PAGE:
Review: Green Intelligence: Creating Environments that Protect Human Health

Amazon Page
Amazon Page
5.0 out of 5 stars Excellent Overview Book, Great Price, Nice Emphasis on Public Information Gaps
October 9, 2009
John Wargo
I like this book. It is not as detailed as any of the following but does a super job of blending together in a very easy to read manner coverage of five areas: nuclear testing, military contamination of training areas, pesticides, vehicle emissions, and plastics.

Among the books I recommend (and have reviewed) for more detailed insights:
Pandora’s Poison: Chlorine, Health, and a New Environmental Strategy
High Tech Trash: Digital Devices, Hidden Toxics, and Human Health
Exposed: The Toxic Chemistry of Everyday Products and What’s at Stake for American Power
The Blue Death: The Intriguing Past and Present Danger of the Water You Drink
Blue Frontier: Dispatches from America’s Ocean Wilderness
The Next Catastrophe: Reducing Our Vulnerabilities to Natural, Industrial, and Terrorist Disasters
Big-Box Swindle: The True Cost of Mega-Retailers and the Fight for America’s Ind
Ecological Economics: Principles And Applications

This book would normally have been a four on the substnace of the five domains, especially if one is looking for more in-depth appreciations, but I found the Notes and the Index satisfactory, and the intelligence-information perspective that this author makes a special effort to address carries the book most easily to a solid five.

Highlights from my fly-leaf notes:

Page 268
Page 268

+ 80,000 synthetic components that have not been evaluated alone or in combination

+ EPA studies and regulates “one chemical at a time,” has absolutely no ability to contemplate combinations that are additive, synergistic, or antagonistic

+ There has never been a master plan for environmental law as the same time that “the problems we now face are far more subtle, decentralized, and imperceptible.”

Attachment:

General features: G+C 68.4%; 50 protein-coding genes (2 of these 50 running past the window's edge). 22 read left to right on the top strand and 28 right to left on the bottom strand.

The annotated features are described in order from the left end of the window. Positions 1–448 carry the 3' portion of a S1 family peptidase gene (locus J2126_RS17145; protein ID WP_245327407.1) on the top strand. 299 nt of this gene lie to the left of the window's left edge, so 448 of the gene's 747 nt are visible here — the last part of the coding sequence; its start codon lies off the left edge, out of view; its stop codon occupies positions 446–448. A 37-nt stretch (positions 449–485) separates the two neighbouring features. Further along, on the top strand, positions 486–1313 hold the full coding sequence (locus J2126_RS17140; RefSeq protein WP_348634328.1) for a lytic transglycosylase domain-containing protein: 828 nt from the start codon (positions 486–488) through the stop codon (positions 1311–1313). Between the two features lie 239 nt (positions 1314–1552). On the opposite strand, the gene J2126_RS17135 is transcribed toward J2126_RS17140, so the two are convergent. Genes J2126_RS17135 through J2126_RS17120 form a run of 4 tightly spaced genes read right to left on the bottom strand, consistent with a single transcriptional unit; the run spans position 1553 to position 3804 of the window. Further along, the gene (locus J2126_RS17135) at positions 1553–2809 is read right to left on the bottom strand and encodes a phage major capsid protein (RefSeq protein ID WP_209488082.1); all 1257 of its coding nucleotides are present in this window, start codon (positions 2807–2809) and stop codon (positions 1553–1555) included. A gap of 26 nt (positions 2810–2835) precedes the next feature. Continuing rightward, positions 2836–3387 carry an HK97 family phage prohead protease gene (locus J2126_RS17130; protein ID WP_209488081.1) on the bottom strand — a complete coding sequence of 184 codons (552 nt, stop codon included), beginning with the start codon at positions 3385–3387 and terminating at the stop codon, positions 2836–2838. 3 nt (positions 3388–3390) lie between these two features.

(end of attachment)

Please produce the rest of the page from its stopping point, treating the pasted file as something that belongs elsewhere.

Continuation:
+ 90% of the chemicals are exempt from Federal review due to grandfathering or other loopholes

+ ZERO information is available for 43% of those 90% that are exempt, and limited basic information is available for another 7% of the 90%

+ 95% of the information that *is* provided to the federal government about chemicals is classified “confidential business information” that cannot be shared with state, local, or foreign governments, much less the public

+ The recurring theme across all five areas of concern is “strategies of public deception” by both the corporations and the federal agencies responsible for oversight of the corporations.

+ Lack of public knowledge is the most fundamental obstacle to effective safeguards.

+ QUOTE (xxi): “The underlying causes of our ignorance include illiteracy, secrecy, deception, privacy, language barriers, and perhaps most importantly, the control and ownership of science by powerful institutions.”

+ Classification of the atomic testing program prevented informed challenges leading to over a decade of primitive open air testing combined with an inability to predict weather patterns that poisoned a good two thirds of the continental United States at one time or another.

+ Human testing of nuclear effects was done without disclosure or informed consent